29. ^ "Ernest Carroll Moore, Education; Philosophy: Berkeley, Los Angeles, and Systemwide". University of California: In Memoriam, [1957]. Retrieved November 23, 2020.
  30. ^ Collins, Amy Fine (April 23, 2010). "A Perfect Star". Vanity Fair.
  31. ^ a b Miller, Daniel (September 12, 2012). "Paramount's Brad Grey Bulldozes Frank Sinatra's Holmby Hills House". The Hollywood Reporter.
  32. ^ a b Ryon, Ruth (July 2, 1989). "Kasem Gives Wife Holmby Hills Gift". Los Angeles Times.
  33. ^ a b Willett, Megan (April 8, 2013). "HOUSE OF THE DAY: Casey Kasem Is Selling His Crazy LA Mansion For $42 Million". Business Insider.
  34. ^ Miller, Julie (November 5, 2012). "Mansion Where Michael Jackson Died Sells for $20 Million Less Than Original Asking Price". Vanity Fair.
  35. ^ a b c Lauren Beale, Michael Jackson's last home sells for $18.1 million, Los Angeles Times, November 02, 2012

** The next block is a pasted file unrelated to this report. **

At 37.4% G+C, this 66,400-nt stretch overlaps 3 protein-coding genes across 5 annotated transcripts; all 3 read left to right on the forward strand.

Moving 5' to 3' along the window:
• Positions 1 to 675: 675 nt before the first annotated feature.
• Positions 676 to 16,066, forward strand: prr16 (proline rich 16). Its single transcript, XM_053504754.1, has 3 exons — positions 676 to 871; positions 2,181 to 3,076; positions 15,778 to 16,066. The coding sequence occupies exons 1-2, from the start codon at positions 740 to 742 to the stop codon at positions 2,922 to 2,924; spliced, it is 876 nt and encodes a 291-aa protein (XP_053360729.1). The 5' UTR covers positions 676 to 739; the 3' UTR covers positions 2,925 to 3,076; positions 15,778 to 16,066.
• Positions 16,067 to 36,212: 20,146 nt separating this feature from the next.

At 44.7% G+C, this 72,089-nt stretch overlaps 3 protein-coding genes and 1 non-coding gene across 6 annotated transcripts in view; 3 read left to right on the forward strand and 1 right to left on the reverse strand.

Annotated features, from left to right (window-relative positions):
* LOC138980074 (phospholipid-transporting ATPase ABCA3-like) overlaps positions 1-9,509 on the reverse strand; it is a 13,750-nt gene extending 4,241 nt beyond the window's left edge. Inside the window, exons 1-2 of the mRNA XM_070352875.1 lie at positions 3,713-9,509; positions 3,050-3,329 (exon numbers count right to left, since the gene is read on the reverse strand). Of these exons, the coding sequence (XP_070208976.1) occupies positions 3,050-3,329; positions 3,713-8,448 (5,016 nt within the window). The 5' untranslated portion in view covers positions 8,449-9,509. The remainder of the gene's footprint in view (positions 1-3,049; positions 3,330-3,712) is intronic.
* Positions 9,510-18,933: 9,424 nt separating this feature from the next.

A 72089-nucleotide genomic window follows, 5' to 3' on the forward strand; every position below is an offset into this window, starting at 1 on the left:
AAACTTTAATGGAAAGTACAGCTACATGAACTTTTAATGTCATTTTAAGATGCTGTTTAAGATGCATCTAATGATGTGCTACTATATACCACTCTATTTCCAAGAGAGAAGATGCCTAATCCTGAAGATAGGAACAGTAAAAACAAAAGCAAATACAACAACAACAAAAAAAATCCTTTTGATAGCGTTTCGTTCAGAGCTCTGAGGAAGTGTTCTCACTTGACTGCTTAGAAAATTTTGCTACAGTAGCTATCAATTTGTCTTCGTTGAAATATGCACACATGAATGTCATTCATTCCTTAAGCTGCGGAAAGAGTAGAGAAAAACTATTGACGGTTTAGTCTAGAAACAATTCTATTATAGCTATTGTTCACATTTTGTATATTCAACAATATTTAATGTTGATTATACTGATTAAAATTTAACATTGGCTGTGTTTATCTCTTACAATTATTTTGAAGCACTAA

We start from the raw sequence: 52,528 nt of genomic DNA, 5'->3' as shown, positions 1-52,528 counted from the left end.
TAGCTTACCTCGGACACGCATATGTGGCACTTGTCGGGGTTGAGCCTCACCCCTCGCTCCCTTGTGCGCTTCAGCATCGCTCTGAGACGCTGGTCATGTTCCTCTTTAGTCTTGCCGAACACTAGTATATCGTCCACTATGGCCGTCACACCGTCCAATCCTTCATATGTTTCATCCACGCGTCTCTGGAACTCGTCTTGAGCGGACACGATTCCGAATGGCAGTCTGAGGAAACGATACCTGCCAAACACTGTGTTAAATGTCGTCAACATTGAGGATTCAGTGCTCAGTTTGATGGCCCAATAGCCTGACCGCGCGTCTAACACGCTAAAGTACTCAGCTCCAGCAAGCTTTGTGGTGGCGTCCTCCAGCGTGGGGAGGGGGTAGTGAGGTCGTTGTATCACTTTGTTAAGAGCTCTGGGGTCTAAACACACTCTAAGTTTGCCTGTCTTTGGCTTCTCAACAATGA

36. ^ Beale, Laura (October 4, 2012). "Home of former Williams-Sonoma CEO listed at $29.95 million". Los Angeles Times.
  37. ^ Beale, Lauren (August 8, 2011). "Jon Feltheimer sells his Holmby Hills property". Los Angeles Times.
  38. ^ Zeveloff, Julie (April 1, 2014). "Los Angeles' Massive Fleur De Lys Estate Sells To A 'Highly Secretive French Billionaire' For A Record $102 Million". Retrieved November 23, 2020.
  39. ^ a b Abramian, Alexandria (September 3, 2013). "Jeremy Renner and Kristoffer Winters Sell Holmby Hills Reno for $24 Million". The Hollywood Reporter.
  40. ^ Flemming, Jack (April 27, 2020). "Kylie Jenner reportedly drops $36.5 million on Holmby Hills showplace". Los Angeles Times.